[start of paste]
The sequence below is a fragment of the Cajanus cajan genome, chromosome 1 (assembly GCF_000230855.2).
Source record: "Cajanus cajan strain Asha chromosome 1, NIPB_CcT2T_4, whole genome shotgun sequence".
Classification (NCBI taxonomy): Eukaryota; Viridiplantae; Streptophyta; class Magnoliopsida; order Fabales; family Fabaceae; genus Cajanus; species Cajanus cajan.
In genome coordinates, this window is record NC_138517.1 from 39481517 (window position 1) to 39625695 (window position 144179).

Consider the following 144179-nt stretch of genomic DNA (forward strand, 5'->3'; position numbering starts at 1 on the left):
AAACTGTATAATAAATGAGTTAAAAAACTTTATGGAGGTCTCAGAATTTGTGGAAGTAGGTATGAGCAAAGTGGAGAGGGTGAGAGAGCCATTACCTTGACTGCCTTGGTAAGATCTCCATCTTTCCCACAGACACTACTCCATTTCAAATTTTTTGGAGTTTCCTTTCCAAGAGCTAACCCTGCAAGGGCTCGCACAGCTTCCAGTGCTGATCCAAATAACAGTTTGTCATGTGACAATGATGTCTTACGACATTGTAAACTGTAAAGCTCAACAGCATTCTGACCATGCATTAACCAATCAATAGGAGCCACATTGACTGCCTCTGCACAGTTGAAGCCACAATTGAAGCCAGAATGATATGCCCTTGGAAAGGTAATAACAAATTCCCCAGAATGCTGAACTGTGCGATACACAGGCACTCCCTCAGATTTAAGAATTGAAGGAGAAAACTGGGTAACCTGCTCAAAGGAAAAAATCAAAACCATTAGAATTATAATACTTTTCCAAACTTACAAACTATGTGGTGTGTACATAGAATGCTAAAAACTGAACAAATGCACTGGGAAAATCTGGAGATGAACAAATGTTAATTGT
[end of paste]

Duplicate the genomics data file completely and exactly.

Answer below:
The sequence below is a fragment of the Cajanus cajan genome, chromosome 1 (assembly GCF_000230855.2).
Source record: "Cajanus cajan strain Asha chromosome 1, NIPB_CcT2T_4, whole genome shotgun sequence".
Classification (NCBI taxonomy): Eukaryota; Viridiplantae; Streptophyta; class Magnoliopsida; order Fabales; family Fabaceae; genus Cajanus; species Cajanus cajan.
In genome coordinates, this window is record NC_138517.1 from 39481517 (window position 1) to 39625695 (window position 144179).

Consider the following 144179-nt stretch of genomic DNA (forward strand, 5'->3'; position numbering starts at 1 on the left):
AAACTGTATAATAAATGAGTTAAAAAACTTTATGGAGGTCTCAGAATTTGTGGAAGTAGGTATGAGCAAAGTGGAGAGGGTGAGAGAGCCATTACCTTGACTGCCTTGGTAAGATCTCCATCTTTCCCACAGACACTACTCCATTTCAAATTTTTTGGAGTTTCCTTTCCAAGAGCTAACCCTGCAAGGGCTCGCACAGCTTCCAGTGCTGATCCAAATAACAGTTTGTCATGTGACAATGATGTCTTACGACATTGTAAACTGTAAAGCTCAACAGCATTCTGACCATGCATTAACCAATCAATAGGAGCCACATTGACTGCCTCTGCACAGTTGAAGCCACAATTGAAGCCAGAATGATATGCCCTTGGAAAGGTAATAACAAATTCCCCAGAATGCTGAACTGTGCGATACACAGGCACTCCCTCAGATTTAAGAATTGAAGGAGAAAACTGGGTAACCTGCTCAAAGGAAAAAATCAAAACCATTAGAATTATAATACTTTTCCAAACTTACAAACTATGTGGTGTGTACATAGAATGCTAAAAACTGAACAAATGCACTGGGAAAATCTGGAGATGAACAAATGTTAATTGT